Over the next approximately 30-40 days (again, dependent on water temperature), something truly remarkable happens. Losing their aura of ordinary larval fish, southern flounder will undergo a metamorphic process in which the skull bones bend and shift positions as the right eye migrates to the left side of the head. During this process the fish will swim at a slight angle, and pigmentation on the left side (top side) of their body begins to develop. Once the right eye is in its final resting position, the fish settles onto the right side of its body and becomes a true flatfish for the remainder of its life (interestingly, a small percentage of southern flounder larvae undergo left eye migration, which makes one wonder if eye dominance plays a role in metamorphosis). It is just after metamorphosis when the flounder can tolerate variable water conditions, allowing them to thrive in bays and estuaries as they migrate from offshore.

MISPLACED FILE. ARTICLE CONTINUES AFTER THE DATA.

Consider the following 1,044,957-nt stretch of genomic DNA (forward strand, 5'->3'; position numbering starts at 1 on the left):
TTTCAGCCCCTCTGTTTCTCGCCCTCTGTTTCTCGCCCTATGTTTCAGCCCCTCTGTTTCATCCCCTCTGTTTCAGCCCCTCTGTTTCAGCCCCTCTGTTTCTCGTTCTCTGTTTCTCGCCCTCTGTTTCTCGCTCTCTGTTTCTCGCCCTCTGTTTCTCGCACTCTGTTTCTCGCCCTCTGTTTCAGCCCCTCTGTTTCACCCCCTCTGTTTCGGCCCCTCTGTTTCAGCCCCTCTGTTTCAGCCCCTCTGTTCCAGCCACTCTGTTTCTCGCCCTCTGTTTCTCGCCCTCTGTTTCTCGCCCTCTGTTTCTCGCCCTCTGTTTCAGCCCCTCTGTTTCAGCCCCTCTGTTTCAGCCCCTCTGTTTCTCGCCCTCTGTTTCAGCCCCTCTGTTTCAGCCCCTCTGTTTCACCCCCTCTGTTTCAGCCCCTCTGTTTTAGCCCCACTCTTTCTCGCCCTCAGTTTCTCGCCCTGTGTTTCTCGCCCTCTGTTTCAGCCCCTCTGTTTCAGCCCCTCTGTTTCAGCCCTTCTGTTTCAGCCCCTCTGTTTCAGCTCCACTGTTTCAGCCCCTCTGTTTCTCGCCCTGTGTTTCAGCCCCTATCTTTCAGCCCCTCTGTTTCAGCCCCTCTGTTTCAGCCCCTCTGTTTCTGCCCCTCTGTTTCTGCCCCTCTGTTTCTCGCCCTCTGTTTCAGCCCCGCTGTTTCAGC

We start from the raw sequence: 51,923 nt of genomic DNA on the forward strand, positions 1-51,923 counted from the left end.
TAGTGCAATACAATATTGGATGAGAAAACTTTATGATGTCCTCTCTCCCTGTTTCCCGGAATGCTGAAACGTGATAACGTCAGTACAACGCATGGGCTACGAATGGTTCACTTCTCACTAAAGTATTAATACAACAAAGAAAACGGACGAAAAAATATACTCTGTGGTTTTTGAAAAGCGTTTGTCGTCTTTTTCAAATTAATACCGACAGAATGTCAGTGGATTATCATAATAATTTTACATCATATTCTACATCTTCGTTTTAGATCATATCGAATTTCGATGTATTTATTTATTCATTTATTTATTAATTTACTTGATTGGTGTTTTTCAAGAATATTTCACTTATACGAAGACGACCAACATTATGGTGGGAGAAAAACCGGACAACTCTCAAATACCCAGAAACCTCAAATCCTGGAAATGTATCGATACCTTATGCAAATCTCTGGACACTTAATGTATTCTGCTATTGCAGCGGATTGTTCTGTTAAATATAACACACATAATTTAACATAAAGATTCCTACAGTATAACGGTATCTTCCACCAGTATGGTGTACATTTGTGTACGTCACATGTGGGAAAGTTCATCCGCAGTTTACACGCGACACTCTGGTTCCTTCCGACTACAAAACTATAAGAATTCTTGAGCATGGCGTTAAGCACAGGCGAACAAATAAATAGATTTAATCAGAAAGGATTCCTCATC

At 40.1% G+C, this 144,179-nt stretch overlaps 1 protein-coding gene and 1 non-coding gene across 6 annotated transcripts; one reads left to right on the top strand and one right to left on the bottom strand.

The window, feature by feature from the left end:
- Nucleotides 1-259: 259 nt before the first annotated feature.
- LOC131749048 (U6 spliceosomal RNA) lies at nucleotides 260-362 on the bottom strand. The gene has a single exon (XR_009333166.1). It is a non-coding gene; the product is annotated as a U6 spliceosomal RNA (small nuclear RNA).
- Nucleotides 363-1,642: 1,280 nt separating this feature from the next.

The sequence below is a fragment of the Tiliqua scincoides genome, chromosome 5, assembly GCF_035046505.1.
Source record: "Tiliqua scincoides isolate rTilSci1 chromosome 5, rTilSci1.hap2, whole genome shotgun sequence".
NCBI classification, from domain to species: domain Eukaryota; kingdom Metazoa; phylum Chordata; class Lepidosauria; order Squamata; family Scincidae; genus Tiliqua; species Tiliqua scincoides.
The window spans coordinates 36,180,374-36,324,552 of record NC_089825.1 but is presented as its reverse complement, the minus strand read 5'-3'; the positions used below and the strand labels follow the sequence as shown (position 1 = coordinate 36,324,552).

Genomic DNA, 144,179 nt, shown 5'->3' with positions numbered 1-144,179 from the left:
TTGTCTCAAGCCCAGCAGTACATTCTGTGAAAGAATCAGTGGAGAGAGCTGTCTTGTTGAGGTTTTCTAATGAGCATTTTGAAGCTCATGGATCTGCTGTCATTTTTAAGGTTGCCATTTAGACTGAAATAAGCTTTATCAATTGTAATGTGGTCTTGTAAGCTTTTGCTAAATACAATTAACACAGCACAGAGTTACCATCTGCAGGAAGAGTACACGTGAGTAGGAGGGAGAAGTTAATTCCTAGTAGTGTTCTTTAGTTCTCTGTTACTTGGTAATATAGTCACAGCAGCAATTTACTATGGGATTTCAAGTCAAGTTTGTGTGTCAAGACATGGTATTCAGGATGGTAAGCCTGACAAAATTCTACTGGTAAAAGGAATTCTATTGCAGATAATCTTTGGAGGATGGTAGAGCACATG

Imagine the energy demand required and resultant stress for an eyeball to move across a head, shifting skull bones in the process. Everything has to be in sync to pull off that feat. Unfortunately for flounder there are factors outside of their control that highly influence successful metamorphosis. One of the most important abiotic factors that drives flounder development in offshore waters is temperature. In the Gulf of Mexico, young southern flounder larvae thrive at 62-65°F and can tolerate temperatures ranging from 59-73°F. After the flounder complete metamorphosis, that tolerance increases dramatically, but during the first few weeks of a flounder’s life it is absolutely critical that water temperatures remain stable in the upper 60s.